Research Interest and Projects
We investigate the molecular cross-talk between pathogenic bacteria and mammalian host cells. The host employ intricate array of systems to neutralize, eliminate and kill the intruding bacteria. In response, pathogens make use of their virulence machinery to evade and interfere with the host defences and to attack the host cells. Key virulence machinery is a surface organelle termed type III protein secretion system (TTSS). The TTSS is a nano-syringe, employed by pathogens to inject into the host cell a battery of proteins termed "effectors". The injected effectors function in concert to subvert host processes to benefit the pathogen. Our research focuses mainly on entropathogenic E. coli (EPEC) and it's TTSS, which is essential for virulence and one of the best studied TTSSs.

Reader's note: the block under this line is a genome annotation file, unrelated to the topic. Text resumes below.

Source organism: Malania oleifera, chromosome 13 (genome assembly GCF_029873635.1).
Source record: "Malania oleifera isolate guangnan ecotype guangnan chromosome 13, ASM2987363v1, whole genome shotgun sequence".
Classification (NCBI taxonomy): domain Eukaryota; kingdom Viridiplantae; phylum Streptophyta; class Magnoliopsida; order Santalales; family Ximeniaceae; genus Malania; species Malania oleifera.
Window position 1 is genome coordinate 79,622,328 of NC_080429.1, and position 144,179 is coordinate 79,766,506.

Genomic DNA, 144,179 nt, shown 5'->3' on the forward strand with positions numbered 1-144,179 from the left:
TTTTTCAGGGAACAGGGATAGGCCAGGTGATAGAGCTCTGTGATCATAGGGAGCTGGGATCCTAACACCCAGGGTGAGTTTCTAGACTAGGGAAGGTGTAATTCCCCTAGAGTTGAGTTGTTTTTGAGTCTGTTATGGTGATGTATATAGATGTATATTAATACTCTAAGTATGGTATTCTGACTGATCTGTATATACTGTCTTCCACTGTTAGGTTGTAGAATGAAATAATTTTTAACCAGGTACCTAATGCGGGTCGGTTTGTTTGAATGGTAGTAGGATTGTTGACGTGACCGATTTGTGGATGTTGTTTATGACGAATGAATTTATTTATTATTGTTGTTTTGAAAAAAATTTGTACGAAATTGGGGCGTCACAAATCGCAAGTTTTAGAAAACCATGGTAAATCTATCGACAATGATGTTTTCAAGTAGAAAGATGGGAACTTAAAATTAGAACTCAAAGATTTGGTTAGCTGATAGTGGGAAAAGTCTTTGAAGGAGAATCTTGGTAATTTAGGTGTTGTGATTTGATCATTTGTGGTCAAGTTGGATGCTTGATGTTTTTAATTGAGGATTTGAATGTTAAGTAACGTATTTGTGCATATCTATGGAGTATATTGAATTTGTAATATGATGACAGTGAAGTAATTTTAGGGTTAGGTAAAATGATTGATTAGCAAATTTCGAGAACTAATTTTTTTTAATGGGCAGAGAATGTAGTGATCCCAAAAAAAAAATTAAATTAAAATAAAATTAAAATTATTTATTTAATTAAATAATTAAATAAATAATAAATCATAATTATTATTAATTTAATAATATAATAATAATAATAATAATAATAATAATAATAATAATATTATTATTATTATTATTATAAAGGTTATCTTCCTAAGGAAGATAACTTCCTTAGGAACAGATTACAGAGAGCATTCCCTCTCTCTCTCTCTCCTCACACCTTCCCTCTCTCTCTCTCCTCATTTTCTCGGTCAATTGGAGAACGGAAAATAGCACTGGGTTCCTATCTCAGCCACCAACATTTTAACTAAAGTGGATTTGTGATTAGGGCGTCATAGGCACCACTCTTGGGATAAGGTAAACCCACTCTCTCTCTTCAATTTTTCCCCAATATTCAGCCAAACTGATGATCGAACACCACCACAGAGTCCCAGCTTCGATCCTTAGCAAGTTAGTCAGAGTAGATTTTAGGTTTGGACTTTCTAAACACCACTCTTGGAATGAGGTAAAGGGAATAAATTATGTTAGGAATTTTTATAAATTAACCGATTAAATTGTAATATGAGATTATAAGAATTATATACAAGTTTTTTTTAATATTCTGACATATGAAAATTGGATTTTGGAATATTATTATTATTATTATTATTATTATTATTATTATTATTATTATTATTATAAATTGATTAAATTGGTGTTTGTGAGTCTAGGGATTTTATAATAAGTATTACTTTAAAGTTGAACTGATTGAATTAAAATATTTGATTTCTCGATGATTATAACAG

Major project in the lab include investigation of:
- The function of the type III protein secretion system and the dynamic of the injection activity.
- Manipulation of host cell processes by injected effector proteins.
- The regulatory network that control the expression of the TTSS and effector genes.